PAC History

The Performing Arts Center at the University at Albany was constructed in 1969. The facility replaced the aging theater space on the Downtown Campus, Page Hall.

Page Hall, named for David Perkins Page, was constructed as part of a major upgrade for the New York State College for Teachers in 1929. Page Hall served as the primary performance space for the College until it was announced in the early 1960's that a new campus was to be constructed. This new construction was to include a state-of-the-art performing arts facility.

In 1962, the New York State College for Teachers became the State University of New York at Albany (now called simply the University at Albany) and a new campus located on the west end of Albany was planned. The new facility was designed by noted architect Edward Durell Stone, designer of the Kennedy Center for the Performing Arts in Washington, DC. By 1966, students were occupying the new campus, although the entire project was not completed until 1969.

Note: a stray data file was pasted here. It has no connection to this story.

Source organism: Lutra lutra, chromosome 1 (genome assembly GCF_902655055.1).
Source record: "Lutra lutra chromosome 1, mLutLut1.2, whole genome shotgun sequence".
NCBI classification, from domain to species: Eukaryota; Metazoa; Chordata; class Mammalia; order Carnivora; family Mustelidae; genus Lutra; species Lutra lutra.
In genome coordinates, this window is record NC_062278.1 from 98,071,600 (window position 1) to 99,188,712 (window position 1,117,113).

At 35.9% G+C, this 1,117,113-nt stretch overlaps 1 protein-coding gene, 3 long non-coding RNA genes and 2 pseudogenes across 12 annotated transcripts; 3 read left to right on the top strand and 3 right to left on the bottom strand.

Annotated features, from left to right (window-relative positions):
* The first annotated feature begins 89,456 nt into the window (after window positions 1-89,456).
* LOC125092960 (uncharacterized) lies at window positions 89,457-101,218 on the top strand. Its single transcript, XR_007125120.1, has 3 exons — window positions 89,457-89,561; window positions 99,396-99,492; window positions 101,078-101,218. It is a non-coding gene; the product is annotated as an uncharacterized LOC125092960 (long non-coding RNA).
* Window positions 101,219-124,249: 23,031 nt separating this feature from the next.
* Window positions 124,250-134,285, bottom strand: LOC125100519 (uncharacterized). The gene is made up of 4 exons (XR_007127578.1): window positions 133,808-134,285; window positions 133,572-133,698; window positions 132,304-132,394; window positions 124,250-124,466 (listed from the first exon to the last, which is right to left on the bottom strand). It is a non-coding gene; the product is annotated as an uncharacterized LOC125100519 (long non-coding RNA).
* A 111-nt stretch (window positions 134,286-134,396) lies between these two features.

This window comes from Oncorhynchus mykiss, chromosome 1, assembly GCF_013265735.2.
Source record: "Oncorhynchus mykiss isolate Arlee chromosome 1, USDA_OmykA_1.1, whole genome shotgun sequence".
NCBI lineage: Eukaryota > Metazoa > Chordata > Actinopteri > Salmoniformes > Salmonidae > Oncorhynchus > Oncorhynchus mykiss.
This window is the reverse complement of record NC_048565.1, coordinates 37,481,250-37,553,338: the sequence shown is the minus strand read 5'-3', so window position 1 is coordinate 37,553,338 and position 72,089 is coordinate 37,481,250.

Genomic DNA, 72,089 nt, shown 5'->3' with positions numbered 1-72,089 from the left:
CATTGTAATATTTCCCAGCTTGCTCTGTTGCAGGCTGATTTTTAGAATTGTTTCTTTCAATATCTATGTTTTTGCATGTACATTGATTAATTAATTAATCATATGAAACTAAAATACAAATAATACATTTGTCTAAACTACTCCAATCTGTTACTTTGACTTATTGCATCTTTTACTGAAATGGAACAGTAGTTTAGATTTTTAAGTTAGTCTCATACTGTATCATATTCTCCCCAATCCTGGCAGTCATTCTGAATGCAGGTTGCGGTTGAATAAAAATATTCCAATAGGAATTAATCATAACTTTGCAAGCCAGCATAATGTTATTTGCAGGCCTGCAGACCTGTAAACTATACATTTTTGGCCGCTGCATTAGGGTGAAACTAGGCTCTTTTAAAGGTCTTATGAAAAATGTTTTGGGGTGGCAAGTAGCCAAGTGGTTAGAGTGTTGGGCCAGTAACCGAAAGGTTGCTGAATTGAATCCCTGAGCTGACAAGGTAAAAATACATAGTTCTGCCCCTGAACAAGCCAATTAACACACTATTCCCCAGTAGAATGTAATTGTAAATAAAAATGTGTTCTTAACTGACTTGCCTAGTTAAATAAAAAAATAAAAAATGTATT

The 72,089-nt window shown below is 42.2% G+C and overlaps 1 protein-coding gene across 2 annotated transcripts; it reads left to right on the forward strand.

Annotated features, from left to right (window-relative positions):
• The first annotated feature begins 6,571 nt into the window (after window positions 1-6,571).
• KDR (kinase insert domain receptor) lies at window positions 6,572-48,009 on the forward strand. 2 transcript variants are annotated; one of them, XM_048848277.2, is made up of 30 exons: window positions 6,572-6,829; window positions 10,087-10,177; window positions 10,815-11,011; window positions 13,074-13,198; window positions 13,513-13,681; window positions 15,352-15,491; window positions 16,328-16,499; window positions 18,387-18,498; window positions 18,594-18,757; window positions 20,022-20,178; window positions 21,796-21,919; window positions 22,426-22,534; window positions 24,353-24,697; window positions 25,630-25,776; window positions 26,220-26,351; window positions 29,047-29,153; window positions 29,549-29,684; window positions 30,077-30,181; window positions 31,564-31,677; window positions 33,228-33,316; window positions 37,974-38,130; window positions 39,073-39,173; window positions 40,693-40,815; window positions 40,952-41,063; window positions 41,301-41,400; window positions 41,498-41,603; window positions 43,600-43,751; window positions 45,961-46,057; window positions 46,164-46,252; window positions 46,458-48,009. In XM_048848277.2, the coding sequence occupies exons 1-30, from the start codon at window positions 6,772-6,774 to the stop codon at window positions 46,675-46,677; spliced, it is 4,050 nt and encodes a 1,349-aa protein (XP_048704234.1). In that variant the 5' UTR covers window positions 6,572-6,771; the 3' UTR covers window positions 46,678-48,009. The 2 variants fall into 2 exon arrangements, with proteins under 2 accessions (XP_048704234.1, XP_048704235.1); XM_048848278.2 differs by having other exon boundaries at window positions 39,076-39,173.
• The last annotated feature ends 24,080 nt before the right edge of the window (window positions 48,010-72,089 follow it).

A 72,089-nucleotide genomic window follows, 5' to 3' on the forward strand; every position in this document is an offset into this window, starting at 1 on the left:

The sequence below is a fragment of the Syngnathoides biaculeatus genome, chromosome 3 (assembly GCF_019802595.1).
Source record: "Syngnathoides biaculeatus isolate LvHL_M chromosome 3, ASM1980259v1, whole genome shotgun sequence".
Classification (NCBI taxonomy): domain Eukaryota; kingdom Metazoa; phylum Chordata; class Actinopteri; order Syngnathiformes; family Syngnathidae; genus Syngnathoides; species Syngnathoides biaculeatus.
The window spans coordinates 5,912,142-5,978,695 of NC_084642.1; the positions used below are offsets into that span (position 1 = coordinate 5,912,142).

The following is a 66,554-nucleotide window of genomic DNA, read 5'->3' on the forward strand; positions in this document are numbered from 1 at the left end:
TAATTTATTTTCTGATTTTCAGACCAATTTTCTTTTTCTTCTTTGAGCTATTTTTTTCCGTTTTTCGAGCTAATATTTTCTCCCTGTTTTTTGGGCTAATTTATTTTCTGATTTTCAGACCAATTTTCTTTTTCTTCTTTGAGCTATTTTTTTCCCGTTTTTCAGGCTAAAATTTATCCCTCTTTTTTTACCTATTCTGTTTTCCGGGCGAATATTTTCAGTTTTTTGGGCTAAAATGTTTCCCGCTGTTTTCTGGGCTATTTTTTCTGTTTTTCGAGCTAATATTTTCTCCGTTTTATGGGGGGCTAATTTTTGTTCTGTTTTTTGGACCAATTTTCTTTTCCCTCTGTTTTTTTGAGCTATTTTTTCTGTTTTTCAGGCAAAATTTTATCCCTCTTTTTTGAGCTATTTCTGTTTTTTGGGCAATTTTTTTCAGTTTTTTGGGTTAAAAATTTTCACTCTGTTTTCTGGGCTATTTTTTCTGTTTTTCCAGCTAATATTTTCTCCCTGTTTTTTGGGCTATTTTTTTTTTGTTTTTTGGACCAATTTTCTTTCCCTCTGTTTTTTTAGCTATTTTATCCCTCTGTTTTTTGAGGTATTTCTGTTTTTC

On Wednesday, April 16, 1969, the Performing Arts Center on the Uptown Campus was dedicated. The Performing Arts Center, also known as the PAC, was the last building on the academic podium to be completed and was hailed a marvelous achievement by arts professionals and the media alike. The Departments of Music and Theatre were moved into their new home in late April, 1969. On Tuesday, April 16, 2019, a 50th anniversary celebration took place at the Performing Arts Center.

The Performing Arts Center has served as the primary performance space for the University for fifty years. Page Hall continues to play host to a fairly large number of events as well. Over eight thousand performances have taken place in the facilities. Although the primary user of the PAC continues to be its resident, the Department of Music and Theatre, many other organizations, on campus and off, have held their events in its excellent facilities. The Performing Arts Center is a unique, important and exciting "jewel in the crown" of the University at Albany.
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